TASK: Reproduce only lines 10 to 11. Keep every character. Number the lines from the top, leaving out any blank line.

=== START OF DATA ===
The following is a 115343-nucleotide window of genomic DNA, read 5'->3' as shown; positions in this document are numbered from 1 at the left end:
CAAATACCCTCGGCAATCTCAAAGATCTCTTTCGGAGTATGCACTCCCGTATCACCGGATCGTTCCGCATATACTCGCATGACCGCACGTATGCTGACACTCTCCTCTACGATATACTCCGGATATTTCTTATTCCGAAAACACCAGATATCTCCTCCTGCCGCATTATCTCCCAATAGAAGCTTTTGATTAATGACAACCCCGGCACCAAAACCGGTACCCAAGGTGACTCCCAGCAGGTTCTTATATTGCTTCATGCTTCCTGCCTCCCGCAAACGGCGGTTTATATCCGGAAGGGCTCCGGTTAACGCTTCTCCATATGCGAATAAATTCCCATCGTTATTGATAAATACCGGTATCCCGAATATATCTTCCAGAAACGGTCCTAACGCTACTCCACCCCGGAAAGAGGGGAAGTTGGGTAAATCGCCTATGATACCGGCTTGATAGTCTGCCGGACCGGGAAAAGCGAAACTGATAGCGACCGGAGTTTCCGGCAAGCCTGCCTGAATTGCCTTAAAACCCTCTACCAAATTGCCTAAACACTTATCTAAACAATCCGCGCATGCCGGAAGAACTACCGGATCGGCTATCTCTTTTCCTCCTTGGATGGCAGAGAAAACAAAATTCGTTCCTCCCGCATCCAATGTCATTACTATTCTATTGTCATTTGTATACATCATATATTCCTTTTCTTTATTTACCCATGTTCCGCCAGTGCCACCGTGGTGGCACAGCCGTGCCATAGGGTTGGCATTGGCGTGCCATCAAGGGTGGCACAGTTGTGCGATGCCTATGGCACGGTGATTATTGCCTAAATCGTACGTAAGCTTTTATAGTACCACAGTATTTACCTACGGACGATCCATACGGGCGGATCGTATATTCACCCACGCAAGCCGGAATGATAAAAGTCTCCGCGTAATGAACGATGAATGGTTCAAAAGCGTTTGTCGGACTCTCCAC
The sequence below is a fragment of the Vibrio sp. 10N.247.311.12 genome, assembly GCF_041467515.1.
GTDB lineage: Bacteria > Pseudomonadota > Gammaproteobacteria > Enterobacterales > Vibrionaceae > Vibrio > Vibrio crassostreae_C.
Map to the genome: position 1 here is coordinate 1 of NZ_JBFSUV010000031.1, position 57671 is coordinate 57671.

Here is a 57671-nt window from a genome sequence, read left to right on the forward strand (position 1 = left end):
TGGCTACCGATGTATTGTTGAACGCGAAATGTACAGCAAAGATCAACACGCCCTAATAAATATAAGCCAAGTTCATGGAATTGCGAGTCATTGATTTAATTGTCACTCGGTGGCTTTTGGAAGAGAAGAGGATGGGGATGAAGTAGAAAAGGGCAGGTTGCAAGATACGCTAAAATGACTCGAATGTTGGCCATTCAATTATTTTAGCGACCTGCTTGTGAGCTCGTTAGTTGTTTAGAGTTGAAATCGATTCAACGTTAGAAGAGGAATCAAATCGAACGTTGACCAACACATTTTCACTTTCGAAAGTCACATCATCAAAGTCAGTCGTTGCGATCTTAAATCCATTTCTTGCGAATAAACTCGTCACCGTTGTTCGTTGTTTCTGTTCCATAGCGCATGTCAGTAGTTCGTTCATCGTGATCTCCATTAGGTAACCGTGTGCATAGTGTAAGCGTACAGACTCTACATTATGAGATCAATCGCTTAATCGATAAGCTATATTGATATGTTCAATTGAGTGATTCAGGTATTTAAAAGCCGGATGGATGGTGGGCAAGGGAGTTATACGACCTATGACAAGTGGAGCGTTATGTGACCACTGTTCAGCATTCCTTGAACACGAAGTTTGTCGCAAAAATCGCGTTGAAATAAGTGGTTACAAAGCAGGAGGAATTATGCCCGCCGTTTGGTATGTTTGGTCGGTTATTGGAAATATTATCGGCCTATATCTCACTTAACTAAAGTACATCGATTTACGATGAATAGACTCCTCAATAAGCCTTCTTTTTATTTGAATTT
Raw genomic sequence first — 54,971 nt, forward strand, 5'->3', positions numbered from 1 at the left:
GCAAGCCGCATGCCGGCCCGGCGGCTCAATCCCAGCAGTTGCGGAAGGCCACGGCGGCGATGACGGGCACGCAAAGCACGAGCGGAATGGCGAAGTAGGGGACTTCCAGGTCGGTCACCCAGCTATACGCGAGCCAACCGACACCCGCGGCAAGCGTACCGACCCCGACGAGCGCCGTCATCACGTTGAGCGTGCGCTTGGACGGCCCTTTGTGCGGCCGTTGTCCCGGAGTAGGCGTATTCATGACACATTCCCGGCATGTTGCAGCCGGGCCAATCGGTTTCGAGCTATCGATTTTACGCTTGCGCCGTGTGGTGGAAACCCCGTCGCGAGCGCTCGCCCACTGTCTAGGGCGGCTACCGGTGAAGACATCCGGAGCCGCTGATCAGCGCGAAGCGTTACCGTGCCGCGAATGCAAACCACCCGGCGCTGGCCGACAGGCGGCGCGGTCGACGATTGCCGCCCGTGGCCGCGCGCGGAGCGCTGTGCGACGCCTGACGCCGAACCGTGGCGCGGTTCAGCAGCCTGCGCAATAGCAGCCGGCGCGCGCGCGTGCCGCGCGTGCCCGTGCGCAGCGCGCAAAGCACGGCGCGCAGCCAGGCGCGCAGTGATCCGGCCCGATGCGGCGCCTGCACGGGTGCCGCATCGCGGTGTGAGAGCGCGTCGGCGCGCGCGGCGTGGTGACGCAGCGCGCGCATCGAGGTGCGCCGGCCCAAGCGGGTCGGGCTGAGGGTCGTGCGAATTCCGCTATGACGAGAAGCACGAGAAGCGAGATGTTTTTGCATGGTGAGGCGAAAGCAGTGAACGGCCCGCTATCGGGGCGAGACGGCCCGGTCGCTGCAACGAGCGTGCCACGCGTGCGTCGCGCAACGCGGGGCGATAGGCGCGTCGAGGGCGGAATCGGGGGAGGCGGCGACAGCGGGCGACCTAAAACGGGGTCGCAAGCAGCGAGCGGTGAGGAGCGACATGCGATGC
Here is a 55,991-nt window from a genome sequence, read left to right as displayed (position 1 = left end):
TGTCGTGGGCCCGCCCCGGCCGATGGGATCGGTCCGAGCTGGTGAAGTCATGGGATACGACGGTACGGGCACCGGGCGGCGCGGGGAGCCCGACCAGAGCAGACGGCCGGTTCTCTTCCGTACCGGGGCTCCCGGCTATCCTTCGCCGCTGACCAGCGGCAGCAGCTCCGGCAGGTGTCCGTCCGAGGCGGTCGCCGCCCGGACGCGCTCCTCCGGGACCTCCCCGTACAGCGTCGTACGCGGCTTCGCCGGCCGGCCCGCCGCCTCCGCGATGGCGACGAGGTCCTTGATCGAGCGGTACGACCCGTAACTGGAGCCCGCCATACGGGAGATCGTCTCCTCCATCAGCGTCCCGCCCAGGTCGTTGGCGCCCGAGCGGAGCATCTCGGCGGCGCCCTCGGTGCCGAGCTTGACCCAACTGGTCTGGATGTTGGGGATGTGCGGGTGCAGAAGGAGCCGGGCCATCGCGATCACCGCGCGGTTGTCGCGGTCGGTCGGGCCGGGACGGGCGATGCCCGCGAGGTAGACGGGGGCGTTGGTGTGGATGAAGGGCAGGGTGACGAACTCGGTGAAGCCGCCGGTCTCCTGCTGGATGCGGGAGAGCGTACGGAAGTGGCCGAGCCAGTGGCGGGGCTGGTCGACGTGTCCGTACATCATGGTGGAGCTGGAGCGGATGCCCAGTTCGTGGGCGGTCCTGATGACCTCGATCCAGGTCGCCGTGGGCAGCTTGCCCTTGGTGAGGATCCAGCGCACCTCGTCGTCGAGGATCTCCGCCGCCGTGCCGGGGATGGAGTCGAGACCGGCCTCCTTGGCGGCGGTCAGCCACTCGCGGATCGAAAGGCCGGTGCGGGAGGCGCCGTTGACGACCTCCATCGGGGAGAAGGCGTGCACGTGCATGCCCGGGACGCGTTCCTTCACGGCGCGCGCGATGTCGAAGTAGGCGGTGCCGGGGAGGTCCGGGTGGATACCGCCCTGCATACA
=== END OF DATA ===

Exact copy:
Here is a 55,991-nt window from a genome sequence, read left to right as displayed (position 1 = left end):
TGTCGTGGGCCCGCCCCGGCCGATGGGATCGGTCCGAGCTGGTGAAGTCATGGGATACGACGGTACGGGCACCGGGCGGCGCGGGGAGCCCGACCAGAGCAGACGGCCGGTTCTCTTCCGTACCGGGGCTCCCGGCTATCCTTCGCCGCTGACCAGCGGCAGCAGCTCCGGCAGGTGTCCGTCCGAGGCGGTCGCCGCCCGGACGCGCTCCTCCGGGACCTCCCCGTACAGCGTCGTACGCGGCTTCGCCGGCCGGCCCGCCGCCTCCGCGATGGCGACGAGGTCCTTGATCGAGCGGTACGACCCGTAACTGGAGCCCGCCATACGGGAGATCGTCTCCTCCATCAGCGTCCCGCCCAGGTCGTTGGCGCCCGAGCGGAGCATCTCGGCGGCGCCCTCGGTGCCGAGCTTGACCCAACTGGTCTGGATGTTGGGGATGTGCGGGTGCAGAAGGAGCCGGGCCATCGCGATCACCGCGCGGTTGTCGCGGTCGGTCGGGCCGGGACGGGCGATGCCCGCGAGGTAGACGGGGGCGTTGGTGTGGATGAAGGGCAGGGTGACGAACTCGGTGAAGCCGCCGGTCTCCTGCTGGATGCGGGAGAGCGTACGGAAGTGGCCGAGCCAGTGGCGGGGCTGGTCGACGTGTCCGTACATCATGGTGGAGCTGGAGCGGATGCCCAGTTCGTGGGCGGTCCTGATGACCTCGATCCAGGTCGCCGTGGGCAGCTTGCCCTTGGTGAGGATCCAGCGCACCTCGTCGTCGAGGATCTCCGCCGCCGTGCCGGGGATGGAGTCGAGACCGGCCTCCTTGGCGGCGGTCAGCCACTCGCGGATCGAAAGGCCGGTGCGGGAGGCGCCGTTGACGACCTCCATCGGGGAGAAGGCGTGCACGTGCATGCCCGGGACGCGTTCCTTCACGGCGCGCGCGATGTCGAAGTAGGCGGTGCCGGGGAGGTCCGGGTGGATACCGCCCTGCATACA